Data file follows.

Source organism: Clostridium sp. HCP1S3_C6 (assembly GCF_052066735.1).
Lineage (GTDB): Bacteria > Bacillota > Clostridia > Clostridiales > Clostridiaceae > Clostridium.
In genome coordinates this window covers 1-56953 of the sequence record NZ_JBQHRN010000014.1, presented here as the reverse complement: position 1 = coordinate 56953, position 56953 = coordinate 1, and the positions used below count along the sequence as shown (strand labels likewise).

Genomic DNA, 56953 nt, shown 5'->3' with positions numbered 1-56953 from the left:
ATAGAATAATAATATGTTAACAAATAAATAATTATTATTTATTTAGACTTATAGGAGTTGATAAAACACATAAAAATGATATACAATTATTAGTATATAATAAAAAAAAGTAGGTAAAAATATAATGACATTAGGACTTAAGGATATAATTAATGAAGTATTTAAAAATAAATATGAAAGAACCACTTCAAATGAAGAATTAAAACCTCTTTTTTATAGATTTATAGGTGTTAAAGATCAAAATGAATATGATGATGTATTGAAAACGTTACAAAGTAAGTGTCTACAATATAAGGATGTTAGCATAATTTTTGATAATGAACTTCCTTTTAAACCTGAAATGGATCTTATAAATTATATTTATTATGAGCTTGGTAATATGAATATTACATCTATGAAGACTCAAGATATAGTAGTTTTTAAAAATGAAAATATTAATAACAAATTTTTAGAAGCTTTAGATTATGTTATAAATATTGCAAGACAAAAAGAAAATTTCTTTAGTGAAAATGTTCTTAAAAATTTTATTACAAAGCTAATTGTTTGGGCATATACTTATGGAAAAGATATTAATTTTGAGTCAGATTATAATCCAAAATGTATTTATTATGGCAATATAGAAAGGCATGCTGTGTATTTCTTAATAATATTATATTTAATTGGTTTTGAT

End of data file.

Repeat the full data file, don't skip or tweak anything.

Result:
Source organism: Clostridium sp. HCP1S3_C6 (assembly GCF_052066735.1).
Lineage (GTDB): Bacteria > Bacillota > Clostridia > Clostridiales > Clostridiaceae > Clostridium.
In genome coordinates this window covers 1-56953 of the sequence record NZ_JBQHRN010000014.1, presented here as the reverse complement: position 1 = coordinate 56953, position 56953 = coordinate 1, and the positions used below count along the sequence as shown (strand labels likewise).

Genomic DNA, 56953 nt, shown 5'->3' with positions numbered 1-56953 from the left:
ATAGAATAATAATATGTTAACAAATAAATAATTATTATTTATTTAGACTTATAGGAGTTGATAAAACACATAAAAATGATATACAATTATTAGTATATAATAAAAAAAAGTAGGTAAAAATATAATGACATTAGGACTTAAGGATATAATTAATGAAGTATTTAAAAATAAATATGAAAGAACCACTTCAAATGAAGAATTAAAACCTCTTTTTTATAGATTTATAGGTGTTAAAGATCAAAATGAATATGATGATGTATTGAAAACGTTACAAAGTAAGTGTCTACAATATAAGGATGTTAGCATAATTTTTGATAATGAACTTCCTTTTAAACCTGAAATGGATCTTATAAATTATATTTATTATGAGCTTGGTAATATGAATATTACATCTATGAAGACTCAAGATATAGTAGTTTTTAAAAATGAAAATATTAATAACAAATTTTTAGAAGCTTTAGATTATGTTATAAATATTGCAAGACAAAAAGAAAATTTCTTTAGTGAAAATGTTCTTAAAAATTTTATTACAAAGCTAATTGTTTGGGCATATACTTATGGAAAAGATATTAATTTTGAGTCAGATTATAATCCAAAATGTATTTATTATGGCAATATAGAAAGGCATGCTGTGTATTTCTTAATAATATTATATTTAATTGGTTTTGAT